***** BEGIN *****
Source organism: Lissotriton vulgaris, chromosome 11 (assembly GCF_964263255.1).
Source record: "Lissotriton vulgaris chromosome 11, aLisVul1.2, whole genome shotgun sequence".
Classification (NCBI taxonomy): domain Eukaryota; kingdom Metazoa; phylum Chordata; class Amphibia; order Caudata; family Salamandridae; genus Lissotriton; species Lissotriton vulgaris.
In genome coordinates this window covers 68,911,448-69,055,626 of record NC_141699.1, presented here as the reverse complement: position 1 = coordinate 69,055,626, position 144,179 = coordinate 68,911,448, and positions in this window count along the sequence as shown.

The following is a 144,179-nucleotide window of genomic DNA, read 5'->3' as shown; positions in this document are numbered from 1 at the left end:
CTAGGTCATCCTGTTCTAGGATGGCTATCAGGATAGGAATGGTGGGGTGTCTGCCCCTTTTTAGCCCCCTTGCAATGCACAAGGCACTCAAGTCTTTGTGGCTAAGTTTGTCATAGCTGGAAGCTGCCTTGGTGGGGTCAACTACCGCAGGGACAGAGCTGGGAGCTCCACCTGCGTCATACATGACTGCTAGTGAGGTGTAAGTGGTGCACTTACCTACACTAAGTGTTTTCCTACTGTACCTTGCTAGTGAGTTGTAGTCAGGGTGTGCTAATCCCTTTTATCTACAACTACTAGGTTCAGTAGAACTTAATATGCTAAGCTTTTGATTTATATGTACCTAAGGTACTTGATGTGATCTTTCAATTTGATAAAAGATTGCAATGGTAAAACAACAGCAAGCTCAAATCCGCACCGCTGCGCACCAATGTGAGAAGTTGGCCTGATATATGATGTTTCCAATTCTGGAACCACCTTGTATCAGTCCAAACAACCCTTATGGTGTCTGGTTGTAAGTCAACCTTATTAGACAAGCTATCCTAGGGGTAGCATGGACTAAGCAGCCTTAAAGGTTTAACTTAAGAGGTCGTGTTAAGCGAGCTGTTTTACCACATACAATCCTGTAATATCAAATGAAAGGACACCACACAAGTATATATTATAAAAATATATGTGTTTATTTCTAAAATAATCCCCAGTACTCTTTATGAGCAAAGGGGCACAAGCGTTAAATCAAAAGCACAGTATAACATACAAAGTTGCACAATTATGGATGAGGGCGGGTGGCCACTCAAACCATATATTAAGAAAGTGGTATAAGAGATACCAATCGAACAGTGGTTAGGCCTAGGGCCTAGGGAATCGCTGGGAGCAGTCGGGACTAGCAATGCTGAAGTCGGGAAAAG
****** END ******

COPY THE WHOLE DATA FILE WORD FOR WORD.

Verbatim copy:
Source organism: Lissotriton vulgaris, chromosome 11 (assembly GCF_964263255.1).
Source record: "Lissotriton vulgaris chromosome 11, aLisVul1.2, whole genome shotgun sequence".
Classification (NCBI taxonomy): domain Eukaryota; kingdom Metazoa; phylum Chordata; class Amphibia; order Caudata; family Salamandridae; genus Lissotriton; species Lissotriton vulgaris.
In genome coordinates this window covers 68,911,448-69,055,626 of record NC_141699.1, presented here as the reverse complement: position 1 = coordinate 69,055,626, position 144,179 = coordinate 68,911,448, and positions in this window count along the sequence as shown.

The following is a 144,179-nucleotide window of genomic DNA, read 5'->3' as shown; positions in this document are numbered from 1 at the left end:
CTAGGTCATCCTGTTCTAGGATGGCTATCAGGATAGGAATGGTGGGGTGTCTGCCCCTTTTTAGCCCCCTTGCAATGCACAAGGCACTCAAGTCTTTGTGGCTAAGTTTGTCATAGCTGGAAGCTGCCTTGGTGGGGTCAACTACCGCAGGGACAGAGCTGGGAGCTCCACCTGCGTCATACATGACTGCTAGTGAGGTGTAAGTGGTGCACTTACCTACACTAAGTGTTTTCCTACTGTACCTTGCTAGTGAGTTGTAGTCAGGGTGTGCTAATCCCTTTTATCTACAACTACTAGGTTCAGTAGAACTTAATATGCTAAGCTTTTGATTTATATGTACCTAAGGTACTTGATGTGATCTTTCAATTTGATAAAAGATTGCAATGGTAAAACAACAGCAAGCTCAAATCCGCACCGCTGCGCACCAATGTGAGAAGTTGGCCTGATATATGATGTTTCCAATTCTGGAACCACCTTGTATCAGTCCAAACAACCCTTATGGTGTCTGGTTGTAAGTCAACCTTATTAGACAAGCTATCCTAGGGGTAGCATGGACTAAGCAGCCTTAAAGGTTTAACTTAAGAGGTCGTGTTAAGCGAGCTGTTTTACCACATACAATCCTGTAATATCAAATGAAAGGACACCACACAAGTATATATTATAAAAATATATGTGTTTATTTCTAAAATAATCCCCAGTACTCTTTATGAGCAAAGGGGCACAAGCGTTAAATCAAAAGCACAGTATAACATACAAAGTTGCACAATTATGGATGAGGGCGGGTGGCCACTCAAACCATATATTAAGAAAGTGGTATAAGAGATACCAATCGAACAGTGGTTAGGCCTAGGGCCTAGGGAATCGCTGGGAGCAGTCGGGACTAGCAATGCTGAAGTCGGGAAAAG